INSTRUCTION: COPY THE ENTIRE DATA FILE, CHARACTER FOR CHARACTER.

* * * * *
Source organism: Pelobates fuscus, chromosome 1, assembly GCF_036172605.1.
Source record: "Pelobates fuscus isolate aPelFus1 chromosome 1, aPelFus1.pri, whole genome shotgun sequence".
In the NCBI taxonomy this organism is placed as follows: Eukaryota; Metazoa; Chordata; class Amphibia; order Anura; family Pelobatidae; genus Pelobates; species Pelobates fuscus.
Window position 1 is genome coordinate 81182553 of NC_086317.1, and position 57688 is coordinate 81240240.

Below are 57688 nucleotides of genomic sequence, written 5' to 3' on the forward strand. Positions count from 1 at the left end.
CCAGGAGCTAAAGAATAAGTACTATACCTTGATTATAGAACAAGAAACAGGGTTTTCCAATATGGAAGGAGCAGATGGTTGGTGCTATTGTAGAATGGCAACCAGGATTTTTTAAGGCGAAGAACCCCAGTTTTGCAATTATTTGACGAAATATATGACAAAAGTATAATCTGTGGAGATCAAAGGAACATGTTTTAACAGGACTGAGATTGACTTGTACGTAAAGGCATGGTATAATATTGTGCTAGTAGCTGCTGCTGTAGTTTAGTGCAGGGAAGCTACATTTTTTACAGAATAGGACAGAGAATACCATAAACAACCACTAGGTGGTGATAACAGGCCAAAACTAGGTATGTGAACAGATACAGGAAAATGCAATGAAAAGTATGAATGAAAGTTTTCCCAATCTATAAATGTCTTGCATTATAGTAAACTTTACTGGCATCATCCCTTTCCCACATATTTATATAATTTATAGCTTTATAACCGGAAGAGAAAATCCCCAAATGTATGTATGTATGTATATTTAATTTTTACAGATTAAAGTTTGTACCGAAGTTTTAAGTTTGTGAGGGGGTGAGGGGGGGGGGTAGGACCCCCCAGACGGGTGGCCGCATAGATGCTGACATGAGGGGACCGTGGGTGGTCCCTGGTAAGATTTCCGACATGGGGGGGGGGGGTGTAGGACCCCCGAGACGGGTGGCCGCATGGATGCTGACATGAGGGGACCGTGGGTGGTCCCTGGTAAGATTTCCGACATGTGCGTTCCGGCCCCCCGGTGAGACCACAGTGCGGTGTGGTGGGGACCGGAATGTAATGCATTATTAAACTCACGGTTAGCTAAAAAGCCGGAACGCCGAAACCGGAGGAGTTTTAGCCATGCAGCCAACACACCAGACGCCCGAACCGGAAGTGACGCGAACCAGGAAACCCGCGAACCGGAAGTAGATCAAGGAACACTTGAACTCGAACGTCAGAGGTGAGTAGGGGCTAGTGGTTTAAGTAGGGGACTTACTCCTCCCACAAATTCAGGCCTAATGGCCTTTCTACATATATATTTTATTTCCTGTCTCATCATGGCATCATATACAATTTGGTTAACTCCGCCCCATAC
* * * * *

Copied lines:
Source organism: Pelobates fuscus, chromosome 1, assembly GCF_036172605.1.
Source record: "Pelobates fuscus isolate aPelFus1 chromosome 1, aPelFus1.pri, whole genome shotgun sequence".
In the NCBI taxonomy this organism is placed as follows: Eukaryota; Metazoa; Chordata; class Amphibia; order Anura; family Pelobatidae; genus Pelobates; species Pelobates fuscus.
Window position 1 is genome coordinate 81182553 of NC_086317.1, and position 57688 is coordinate 81240240.

Below are 57688 nucleotides of genomic sequence, written 5' to 3' on the forward strand. Positions count from 1 at the left end.
CCAGGAGCTAAAGAATAAGTACTATACCTTGATTATAGAACAAGAAACAGGGTTTTCCAATATGGAAGGAGCAGATGGTTGGTGCTATTGTAGAATGGCAACCAGGATTTTTTAAGGCGAAGAACCCCAGTTTTGCAATTATTTGACGAAATATATGACAAAAGTATAATCTGTGGAGATCAAAGGAACATGTTTTAACAGGACTGAGATTGACTTGTACGTAAAGGCATGGTATAATATTGTGCTAGTAGCTGCTGCTGTAGTTTAGTGCAGGGAAGCTACATTTTTTACAGAATAGGACAGAGAATACCATAAACAACCACTAGGTGGTGATAACAGGCCAAAACTAGGTATGTGAACAGATACAGGAAAATGCAATGAAAAGTATGAATGAAAGTTTTCCCAATCTATAAATGTCTTGCATTATAGTAAACTTTACTGGCATCATCCCTTTCCCACATATTTATATAATTTATAGCTTTATAACCGGAAGAGAAAATCCCCAAATGTATGTATGTATGTATATTTAATTTTTACAGATTAAAGTTTGTACCGAAGTTTTAAGTTTGTGAGGGGGTGAGGGGGGGGGGTAGGACCCCCCAGACGGGTGGCCGCATAGATGCTGACATGAGGGGACCGTGGGTGGTCCCTGGTAAGATTTCCGACATGGGGGGGGGGGGTGTAGGACCCCCGAGACGGGTGGCCGCATGGATGCTGACATGAGGGGACCGTGGGTGGTCCCTGGTAAGATTTCCGACATGTGCGTTCCGGCCCCCCGGTGAGACCACAGTGCGGTGTGGTGGGGACCGGAATGTAATGCATTATTAAACTCACGGTTAGCTAAAAAGCCGGAACGCCGAAACCGGAGGAGTTTTAGCCATGCAGCCAACACACCAGACGCCCGAACCGGAAGTGACGCGAACCAGGAAACCCGCGAACCGGAAGTAGATCAAGGAACACTTGAACTCGAACGTCAGAGGTGAGTAGGGGCTAGTGGTTTAAGTAGGGGACTTACTCCTCCCACAAATTCAGGCCTAATGGCCTTTCTACATATATATTTTATTTCCTGTCTCATCATGGCATCATATACAATTTGGTTAACTCCGCCCCATAC